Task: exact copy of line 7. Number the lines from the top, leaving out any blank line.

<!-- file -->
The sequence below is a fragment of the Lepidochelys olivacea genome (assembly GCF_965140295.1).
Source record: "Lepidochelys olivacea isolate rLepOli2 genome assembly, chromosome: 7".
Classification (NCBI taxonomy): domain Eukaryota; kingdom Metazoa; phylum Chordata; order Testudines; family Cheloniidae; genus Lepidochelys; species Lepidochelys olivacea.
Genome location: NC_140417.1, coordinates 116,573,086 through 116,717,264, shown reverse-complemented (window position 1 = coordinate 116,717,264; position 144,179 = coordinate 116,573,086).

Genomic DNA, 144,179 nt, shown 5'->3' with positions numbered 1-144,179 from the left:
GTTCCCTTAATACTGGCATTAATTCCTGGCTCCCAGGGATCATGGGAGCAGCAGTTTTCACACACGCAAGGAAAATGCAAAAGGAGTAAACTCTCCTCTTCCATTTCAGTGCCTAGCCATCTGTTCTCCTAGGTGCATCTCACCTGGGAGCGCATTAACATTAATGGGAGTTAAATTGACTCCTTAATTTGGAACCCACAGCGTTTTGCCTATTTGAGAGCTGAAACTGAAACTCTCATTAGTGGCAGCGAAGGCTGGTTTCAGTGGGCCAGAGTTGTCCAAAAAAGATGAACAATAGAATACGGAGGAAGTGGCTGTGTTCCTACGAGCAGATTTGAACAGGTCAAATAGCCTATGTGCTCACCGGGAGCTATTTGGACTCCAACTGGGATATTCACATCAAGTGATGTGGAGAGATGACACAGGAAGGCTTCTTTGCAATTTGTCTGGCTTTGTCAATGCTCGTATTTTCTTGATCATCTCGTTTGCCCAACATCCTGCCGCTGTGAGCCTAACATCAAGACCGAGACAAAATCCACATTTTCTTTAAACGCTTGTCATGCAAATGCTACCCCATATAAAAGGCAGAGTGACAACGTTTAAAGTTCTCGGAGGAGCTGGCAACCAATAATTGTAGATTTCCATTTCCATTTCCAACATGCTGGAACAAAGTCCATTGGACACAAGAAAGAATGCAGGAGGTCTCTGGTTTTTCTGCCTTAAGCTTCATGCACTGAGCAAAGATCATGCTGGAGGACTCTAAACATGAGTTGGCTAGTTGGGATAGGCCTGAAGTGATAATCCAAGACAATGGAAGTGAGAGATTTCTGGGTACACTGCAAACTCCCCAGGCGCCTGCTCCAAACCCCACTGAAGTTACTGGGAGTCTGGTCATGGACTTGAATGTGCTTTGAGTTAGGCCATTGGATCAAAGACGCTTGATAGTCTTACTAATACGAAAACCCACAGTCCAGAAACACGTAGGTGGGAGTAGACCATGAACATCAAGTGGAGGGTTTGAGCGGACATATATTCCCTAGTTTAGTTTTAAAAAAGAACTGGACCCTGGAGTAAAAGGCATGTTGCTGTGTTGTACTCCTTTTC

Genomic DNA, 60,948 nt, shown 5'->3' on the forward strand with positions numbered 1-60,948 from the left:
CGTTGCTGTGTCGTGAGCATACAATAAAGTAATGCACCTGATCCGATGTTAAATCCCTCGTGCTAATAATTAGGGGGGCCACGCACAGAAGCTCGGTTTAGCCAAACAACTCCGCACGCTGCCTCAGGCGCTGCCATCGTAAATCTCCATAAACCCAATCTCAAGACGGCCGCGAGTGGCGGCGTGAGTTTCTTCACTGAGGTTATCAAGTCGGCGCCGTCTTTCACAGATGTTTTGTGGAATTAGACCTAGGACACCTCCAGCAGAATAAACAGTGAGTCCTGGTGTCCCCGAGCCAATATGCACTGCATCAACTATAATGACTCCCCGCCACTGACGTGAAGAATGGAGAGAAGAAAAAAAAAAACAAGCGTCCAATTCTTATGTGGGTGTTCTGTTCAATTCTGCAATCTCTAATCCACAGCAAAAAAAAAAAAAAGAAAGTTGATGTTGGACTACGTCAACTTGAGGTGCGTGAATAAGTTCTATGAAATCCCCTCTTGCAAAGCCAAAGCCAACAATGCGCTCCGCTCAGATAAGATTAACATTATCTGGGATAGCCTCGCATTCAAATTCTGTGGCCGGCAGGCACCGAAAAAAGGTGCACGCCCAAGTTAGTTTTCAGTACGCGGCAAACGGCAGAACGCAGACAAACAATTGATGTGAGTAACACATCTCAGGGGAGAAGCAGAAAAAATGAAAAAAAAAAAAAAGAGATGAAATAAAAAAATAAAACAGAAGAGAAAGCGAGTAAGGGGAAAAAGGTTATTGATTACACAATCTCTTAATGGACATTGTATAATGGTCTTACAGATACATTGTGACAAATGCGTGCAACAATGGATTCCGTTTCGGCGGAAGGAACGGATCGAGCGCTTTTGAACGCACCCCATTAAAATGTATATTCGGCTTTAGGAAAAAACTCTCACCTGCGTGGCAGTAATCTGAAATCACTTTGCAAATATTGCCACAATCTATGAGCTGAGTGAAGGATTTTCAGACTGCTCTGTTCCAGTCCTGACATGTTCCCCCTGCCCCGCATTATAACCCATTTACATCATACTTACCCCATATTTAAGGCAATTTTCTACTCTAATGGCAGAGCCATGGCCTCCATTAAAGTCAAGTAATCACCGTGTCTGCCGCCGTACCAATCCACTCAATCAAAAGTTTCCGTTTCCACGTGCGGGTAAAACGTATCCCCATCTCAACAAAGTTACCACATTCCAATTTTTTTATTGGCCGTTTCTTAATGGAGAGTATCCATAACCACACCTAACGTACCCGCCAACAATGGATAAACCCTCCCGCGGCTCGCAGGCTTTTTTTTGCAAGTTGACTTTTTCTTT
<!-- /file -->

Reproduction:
Genomic DNA, 60,948 nt, shown 5'->3' on the forward strand with positions numbered 1-60,948 from the left: